The raspberry Pi, developed by the Raspberry Pi Foundation, based on cell phone technology, uses an ARM processor, with 256MB of memory, is not much bigger than a credit card in size and sells for about €27 ($35 – £22)
The 700MHz ARM chip runs at about the speed of a 300MHz Pentium II with a graphics unit that can play full 1080p HD movies and run 3D games pretty well.
There are USB ports to handle a standard Mouse and keyboard and it can be plugged into either a modern HDMI Screen or an old style analogue TV with an Ethernet port for internet connection The unit is powered by a standard mobile phone charger and uses a very low 3.5w of power
The Linux operating system includes a version of entry-level computer language program “Scratch” (originally developed at MIT) and is designed to get children into programming, a bit like BBC Micro and Sinclair ZX81 and Spectrum in the 1980s. (For those old enough to remember those early days of personal computing)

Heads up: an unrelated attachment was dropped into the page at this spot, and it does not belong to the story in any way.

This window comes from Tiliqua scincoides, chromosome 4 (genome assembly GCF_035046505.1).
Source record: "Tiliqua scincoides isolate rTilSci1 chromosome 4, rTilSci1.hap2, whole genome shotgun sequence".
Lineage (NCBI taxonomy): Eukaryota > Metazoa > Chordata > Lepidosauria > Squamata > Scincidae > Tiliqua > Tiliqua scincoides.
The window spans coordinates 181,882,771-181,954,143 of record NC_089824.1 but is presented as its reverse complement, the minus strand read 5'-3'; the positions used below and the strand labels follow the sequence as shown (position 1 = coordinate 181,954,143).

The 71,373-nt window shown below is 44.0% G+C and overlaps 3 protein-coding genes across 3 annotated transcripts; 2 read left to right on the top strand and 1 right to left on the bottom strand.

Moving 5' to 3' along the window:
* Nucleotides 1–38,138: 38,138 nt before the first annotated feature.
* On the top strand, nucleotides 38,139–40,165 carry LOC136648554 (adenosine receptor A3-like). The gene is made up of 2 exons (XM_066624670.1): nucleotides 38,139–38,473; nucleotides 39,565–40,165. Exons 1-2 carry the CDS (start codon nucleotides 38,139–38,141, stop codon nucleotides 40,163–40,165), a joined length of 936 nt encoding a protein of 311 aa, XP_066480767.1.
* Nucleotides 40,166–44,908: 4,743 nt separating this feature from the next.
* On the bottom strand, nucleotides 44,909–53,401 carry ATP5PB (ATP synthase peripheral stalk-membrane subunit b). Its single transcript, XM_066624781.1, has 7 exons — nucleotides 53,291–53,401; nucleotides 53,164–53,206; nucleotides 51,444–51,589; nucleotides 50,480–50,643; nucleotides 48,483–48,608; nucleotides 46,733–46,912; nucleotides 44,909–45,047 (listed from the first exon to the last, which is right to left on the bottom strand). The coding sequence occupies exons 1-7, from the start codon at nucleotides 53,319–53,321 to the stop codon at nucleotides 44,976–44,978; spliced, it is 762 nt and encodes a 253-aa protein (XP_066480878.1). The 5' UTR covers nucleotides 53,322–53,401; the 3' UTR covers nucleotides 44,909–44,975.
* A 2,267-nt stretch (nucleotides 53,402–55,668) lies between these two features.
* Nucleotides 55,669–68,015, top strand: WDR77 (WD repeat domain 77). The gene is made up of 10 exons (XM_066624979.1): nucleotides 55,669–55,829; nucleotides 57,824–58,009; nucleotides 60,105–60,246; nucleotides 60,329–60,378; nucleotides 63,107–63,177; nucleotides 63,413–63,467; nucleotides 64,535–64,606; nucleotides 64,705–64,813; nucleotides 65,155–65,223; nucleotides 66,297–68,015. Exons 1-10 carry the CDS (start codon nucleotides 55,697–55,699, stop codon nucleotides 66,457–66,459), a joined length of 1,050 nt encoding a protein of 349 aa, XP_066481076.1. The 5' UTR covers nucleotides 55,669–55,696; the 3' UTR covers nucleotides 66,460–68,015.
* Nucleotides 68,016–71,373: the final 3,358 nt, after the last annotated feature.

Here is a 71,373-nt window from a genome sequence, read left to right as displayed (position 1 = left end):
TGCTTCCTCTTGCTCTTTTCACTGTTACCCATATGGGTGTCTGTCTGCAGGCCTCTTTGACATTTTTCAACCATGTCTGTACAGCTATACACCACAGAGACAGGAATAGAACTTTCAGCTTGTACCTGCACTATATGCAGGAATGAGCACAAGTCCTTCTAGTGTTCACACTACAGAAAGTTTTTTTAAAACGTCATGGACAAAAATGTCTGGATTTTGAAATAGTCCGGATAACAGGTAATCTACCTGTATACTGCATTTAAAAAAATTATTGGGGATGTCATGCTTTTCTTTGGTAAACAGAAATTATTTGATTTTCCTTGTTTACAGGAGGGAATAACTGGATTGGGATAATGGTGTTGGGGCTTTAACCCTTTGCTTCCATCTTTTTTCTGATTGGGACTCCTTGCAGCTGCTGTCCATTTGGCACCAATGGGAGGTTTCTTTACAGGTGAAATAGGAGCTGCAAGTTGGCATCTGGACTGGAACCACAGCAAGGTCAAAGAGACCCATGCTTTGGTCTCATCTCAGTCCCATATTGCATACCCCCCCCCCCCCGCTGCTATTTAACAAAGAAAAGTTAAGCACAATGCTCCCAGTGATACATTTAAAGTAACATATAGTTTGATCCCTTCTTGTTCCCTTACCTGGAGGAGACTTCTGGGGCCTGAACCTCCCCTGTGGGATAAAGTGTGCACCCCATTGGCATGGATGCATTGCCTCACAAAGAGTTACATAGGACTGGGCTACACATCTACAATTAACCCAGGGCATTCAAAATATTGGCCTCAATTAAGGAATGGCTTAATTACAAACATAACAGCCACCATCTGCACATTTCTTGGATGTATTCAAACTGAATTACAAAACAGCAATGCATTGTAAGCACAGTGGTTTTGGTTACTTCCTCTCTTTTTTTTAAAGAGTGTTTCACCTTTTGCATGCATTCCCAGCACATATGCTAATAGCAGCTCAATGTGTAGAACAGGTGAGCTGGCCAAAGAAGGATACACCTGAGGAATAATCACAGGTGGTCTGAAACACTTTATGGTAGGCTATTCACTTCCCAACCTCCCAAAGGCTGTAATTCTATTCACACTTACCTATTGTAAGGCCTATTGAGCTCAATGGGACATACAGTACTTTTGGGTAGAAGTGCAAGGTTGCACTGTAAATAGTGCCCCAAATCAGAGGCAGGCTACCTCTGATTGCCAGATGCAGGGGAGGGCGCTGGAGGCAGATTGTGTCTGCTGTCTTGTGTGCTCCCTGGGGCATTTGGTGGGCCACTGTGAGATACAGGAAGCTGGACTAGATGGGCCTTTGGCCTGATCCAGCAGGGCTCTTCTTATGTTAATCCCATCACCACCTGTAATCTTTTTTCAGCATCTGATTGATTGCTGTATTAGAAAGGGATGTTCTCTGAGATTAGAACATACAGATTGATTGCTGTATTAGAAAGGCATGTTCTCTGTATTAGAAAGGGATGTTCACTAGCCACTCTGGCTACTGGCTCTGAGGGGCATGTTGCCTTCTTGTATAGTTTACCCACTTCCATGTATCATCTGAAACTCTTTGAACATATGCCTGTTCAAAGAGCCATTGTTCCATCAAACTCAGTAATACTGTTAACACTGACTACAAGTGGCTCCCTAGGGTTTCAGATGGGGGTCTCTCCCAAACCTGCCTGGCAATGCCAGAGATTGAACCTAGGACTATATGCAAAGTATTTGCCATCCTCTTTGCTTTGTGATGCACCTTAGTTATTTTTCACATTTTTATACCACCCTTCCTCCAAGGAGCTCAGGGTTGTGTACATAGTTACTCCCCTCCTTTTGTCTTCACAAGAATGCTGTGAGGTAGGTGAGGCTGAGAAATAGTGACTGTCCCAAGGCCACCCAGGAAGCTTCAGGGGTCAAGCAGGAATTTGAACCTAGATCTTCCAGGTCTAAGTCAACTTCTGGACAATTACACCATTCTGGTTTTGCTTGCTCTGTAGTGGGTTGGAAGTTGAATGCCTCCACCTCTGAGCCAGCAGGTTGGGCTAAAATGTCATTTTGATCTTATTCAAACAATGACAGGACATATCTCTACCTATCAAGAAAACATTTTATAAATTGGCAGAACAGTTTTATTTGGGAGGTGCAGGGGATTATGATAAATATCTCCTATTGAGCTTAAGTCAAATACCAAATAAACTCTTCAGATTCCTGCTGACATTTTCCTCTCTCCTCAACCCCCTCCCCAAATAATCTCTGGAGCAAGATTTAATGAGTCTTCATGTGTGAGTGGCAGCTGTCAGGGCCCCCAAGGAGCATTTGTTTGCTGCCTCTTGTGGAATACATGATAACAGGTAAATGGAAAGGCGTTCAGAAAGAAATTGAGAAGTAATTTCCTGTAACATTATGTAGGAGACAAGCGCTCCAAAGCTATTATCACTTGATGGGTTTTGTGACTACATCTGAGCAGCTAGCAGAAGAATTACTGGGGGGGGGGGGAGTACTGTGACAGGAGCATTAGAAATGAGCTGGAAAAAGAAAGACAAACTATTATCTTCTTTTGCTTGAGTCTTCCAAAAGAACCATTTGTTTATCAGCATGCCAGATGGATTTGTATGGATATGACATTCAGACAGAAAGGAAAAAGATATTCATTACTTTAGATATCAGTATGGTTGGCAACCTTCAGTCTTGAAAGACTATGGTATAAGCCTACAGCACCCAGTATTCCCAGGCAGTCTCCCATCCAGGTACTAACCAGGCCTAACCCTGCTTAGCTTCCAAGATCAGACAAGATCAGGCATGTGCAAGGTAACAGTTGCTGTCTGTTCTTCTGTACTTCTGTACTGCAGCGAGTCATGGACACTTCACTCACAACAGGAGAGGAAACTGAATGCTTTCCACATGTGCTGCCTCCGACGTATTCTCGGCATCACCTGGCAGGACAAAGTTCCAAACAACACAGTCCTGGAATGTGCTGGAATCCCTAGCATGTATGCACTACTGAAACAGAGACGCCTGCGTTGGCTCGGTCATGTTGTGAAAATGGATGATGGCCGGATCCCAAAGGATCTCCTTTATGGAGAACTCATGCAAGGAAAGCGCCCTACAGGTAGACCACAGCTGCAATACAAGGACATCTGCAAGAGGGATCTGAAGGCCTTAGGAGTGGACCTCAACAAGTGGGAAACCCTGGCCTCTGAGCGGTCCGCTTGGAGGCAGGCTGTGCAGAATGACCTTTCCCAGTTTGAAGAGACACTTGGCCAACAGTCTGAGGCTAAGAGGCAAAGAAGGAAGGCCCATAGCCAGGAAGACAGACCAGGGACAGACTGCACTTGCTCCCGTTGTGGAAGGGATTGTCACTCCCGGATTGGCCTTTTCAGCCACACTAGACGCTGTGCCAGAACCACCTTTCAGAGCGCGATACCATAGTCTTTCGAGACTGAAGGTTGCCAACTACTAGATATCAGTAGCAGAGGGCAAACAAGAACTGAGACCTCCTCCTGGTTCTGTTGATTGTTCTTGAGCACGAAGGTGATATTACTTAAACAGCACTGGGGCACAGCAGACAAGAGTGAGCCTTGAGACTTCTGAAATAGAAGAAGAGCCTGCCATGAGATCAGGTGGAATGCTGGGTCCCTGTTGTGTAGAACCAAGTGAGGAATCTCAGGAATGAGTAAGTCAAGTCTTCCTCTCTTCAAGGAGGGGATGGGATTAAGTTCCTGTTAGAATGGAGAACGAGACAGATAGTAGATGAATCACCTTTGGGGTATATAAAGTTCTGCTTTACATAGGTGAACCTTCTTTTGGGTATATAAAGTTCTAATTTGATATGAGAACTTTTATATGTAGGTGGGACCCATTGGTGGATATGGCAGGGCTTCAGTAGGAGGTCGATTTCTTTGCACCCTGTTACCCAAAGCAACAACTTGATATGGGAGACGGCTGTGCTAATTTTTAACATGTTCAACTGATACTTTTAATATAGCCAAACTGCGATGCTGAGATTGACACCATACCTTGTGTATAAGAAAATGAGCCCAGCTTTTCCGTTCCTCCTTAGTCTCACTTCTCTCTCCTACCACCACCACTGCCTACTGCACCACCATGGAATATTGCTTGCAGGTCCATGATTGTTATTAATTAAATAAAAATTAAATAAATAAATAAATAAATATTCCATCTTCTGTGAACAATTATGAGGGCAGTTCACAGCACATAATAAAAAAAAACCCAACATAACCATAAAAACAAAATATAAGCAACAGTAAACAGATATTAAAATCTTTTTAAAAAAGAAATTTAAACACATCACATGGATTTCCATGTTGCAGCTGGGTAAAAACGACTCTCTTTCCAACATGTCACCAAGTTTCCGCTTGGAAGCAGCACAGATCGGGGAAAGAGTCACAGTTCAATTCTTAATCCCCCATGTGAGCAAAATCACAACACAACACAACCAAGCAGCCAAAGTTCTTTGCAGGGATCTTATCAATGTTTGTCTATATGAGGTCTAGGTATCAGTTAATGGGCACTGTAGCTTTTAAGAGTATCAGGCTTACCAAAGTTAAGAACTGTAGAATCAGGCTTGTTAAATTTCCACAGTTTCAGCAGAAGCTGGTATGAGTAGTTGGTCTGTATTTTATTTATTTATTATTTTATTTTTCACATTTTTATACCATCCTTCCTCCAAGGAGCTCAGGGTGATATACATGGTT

Despite its tiny size and the fact that it has been designed to help teach school children programming skills, the Raspberry Pi is a fully-fledged computer, and can handle most traditional computing tasks including word processing etc.
While initially the unit is being launched in the developed world, the ability to bring sub €30 computers to schoolchildren in the developing world will be one of the most welcome developments in global education.
Not only will we be able to provide all school children access to computers, it will do away with the excuse of donating old computers to Africa as a cover for dumping electronic waste in the third world, I have written more than once on this issue in this blog
Robert Mullins demonstrates the Pi
More information on at Element14